Interesting, so it's still open up to debate and opinion?  That had always been one of the many obstacles for me, in accepting Rome's understanding of the Faith..
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« Reply #5 on: January 06, 2013, 02:35:12 PM »

Dear all,

I was learning the other day that this is something all Roman Catholics are required to believe....
It's not something RCs are required to believe.

Jimmy Akin wrote about this. (The original webpage has disappeared, but luckily Akin's statement was saved.)

Quote
As I've pointed out before, Pius XII did not say that monogenism is a dogma of the faith ("de fide"). What he said was that Catholics did not have the liberty to discuss the idea that polygenism is true because it is "in no way apparent" how it could be reconciled with the sources of faith (HG 37).  I also pointed out that the Holy See has gone silent on this aspect of Pius XII's teaching on evolution, while maintaining the other elements of it, which may indicate that it is being rethought.Further, it should be pointed out that the Code of Canon Law expressly provides that "No doctrine is understood as defined infallibly unless this is manifestly evident" (CIC 749 §3).That being said, the issue of how the human gene pool got here and got as diverse as it is is an interesting question.

Interesting, so it's still open up to debate and opinion?  That had always been one of the many obstacles for me, in accepting Rome's understanding of the Faith..

Some things about the Faith are more difficult to understand than others.  Those things that we are required to accept, are for the most part, more easily understood.  At least that's been my own experience.

Have you read the Catechism of the Catholic Church?  Pretty clearly written and easily understood.  If you're looking for a list of dogmas of the Catholic faith, your friend Google has a number of interesting suggestions.
« Last Edit: January 06, 2013, 02:38:57 PM by J Michael » Logged

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Andrew Crook
formerly known as AveChriste11
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« Reply #6 on: January 06, 2013, 05:32:50 PM »

Dear all,

I was learning the other day that this is something all Roman Catholics are required to believe....
It's not something RCs are required to believe.

Jimmy Akin wrote about this. (The original webpage has disappeared, but luckily Akin's statement was saved.)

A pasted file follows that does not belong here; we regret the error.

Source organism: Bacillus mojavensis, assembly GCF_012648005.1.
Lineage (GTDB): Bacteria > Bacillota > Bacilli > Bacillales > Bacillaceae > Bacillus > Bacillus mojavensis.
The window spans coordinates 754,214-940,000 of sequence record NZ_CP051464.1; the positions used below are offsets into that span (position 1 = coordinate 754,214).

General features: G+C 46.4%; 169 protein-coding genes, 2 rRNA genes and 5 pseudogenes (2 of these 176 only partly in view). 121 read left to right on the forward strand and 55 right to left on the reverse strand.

Quote
As I've pointed out before, Pius XII did not say that monogenism is a dogma of the faith ("de fide"). What he said was that Catholics did not have the liberty to discuss the idea that polygenism is true because it is "in no way apparent" how it could be reconciled with the sources of faith (HG 37).  I also pointed out that the Holy See has gone silent on this aspect of Pius XII's teaching on evolution, while maintaining the other elements of it, which may indicate that it is being rethought.Further, it should be pointed out that the Code of Canon Law expressly provides that "No doctrine is understood as defined infallibly unless this is manifestly evident" (CIC 749 §3).That being said, the issue of how the human gene pool got here and got as diverse as it is is an interesting question.

Interesting, so it's still open up to debate and opinion?  That had always been one of the many obstacles for me, in accepting Rome's understanding of the Faith..

Some things about the Faith are more difficult to understand than others.  Those things that we are required to accept, are for the most part, more easily understood.  At least that's been my own experience.

Have you read the Catechism of the Catholic Church?  Pretty clearly written and easily understood.  If you're looking for a list of dogmas of the Catholic faith, your friend Google has a number of interesting suggestions.

I understand what you mean, as for those things Catholics are required to accept -- the Vatican always uses very precise language in order to make itself clear.  I once read some of the material from the Council of Trent and was truly astonished, as it seemed that some of the best lawyers in the world came up with that.  Cheesy

Yes I have read the Catechism, at least the American version and it indeed has been helpful.  I may not agree with everything that goes on with the Catholic Church, but I can say even with the new Novus Ordo liturgy -- when celebrated properly, it can be wonderful.  I also will always hold a place for all things Western in my heart, as I don't believe that my Celtic and English ancestors were ever taught the Greek/Byzantine understanding that is propagated through St. Gregory Palamas and others.  So I know that before we were Protestants, it was the Church which "my people" belonged to.
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Whosoever will be saved, before all things it is necessary that he hold the catholic faith; Which faith except every one do keep whole and undefiled, without doubt he shall perish everlastingly. And the catholic faith is this: That we worship one God in Trinity, and Trinity in Unity